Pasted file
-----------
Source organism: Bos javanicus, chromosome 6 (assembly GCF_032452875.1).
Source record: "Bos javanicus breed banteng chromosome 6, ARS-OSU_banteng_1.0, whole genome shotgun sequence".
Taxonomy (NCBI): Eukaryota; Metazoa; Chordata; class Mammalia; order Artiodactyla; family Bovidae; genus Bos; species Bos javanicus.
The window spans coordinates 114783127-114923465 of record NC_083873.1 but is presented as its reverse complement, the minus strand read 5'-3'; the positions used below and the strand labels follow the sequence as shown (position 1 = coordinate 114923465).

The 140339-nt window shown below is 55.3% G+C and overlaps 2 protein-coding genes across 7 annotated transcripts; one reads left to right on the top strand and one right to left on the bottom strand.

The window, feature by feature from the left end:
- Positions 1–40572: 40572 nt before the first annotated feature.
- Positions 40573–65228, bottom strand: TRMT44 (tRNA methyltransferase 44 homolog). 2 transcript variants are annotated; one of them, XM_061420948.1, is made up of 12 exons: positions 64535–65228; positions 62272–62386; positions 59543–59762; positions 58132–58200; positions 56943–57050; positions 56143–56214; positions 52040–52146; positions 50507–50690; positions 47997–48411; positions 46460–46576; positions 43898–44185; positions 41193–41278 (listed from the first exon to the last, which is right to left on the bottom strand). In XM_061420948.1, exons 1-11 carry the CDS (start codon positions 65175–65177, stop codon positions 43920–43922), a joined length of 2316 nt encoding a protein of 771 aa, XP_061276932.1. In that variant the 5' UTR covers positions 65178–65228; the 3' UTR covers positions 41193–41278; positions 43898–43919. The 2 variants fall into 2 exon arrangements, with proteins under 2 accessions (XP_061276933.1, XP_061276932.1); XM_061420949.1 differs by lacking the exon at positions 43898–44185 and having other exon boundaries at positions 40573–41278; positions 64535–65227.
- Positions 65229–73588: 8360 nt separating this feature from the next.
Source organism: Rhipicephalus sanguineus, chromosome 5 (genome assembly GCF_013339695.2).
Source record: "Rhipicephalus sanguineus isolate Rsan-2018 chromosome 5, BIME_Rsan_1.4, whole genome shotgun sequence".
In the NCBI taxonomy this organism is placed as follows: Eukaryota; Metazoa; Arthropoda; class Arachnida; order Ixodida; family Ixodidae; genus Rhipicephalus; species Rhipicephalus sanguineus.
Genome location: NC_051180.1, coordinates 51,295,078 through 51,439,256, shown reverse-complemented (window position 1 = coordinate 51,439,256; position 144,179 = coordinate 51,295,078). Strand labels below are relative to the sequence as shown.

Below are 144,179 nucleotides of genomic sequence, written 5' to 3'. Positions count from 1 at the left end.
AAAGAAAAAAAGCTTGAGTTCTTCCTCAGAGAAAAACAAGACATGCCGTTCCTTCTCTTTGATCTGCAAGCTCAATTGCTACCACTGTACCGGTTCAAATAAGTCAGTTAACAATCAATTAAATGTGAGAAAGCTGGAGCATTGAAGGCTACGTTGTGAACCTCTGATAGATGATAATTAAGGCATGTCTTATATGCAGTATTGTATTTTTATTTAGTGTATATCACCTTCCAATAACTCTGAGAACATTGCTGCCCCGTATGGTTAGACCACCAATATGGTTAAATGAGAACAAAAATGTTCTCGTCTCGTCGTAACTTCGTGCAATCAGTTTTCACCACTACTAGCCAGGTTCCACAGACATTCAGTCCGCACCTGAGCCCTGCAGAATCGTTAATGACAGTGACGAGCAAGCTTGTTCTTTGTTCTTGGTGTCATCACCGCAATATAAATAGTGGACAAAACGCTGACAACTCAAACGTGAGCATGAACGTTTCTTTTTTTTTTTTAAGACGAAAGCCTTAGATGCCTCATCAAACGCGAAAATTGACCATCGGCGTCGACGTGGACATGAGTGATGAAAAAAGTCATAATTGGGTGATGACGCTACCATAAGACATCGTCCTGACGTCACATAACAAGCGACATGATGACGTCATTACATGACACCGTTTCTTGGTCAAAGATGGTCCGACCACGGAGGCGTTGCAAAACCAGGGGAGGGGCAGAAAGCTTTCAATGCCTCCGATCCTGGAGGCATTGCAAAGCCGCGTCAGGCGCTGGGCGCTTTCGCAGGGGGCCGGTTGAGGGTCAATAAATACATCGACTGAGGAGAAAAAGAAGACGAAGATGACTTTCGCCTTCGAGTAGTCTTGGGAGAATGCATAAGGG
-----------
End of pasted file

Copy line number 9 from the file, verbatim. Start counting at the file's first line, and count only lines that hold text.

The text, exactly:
- Positions 65229–73588: 8360 nt separating this feature from the next.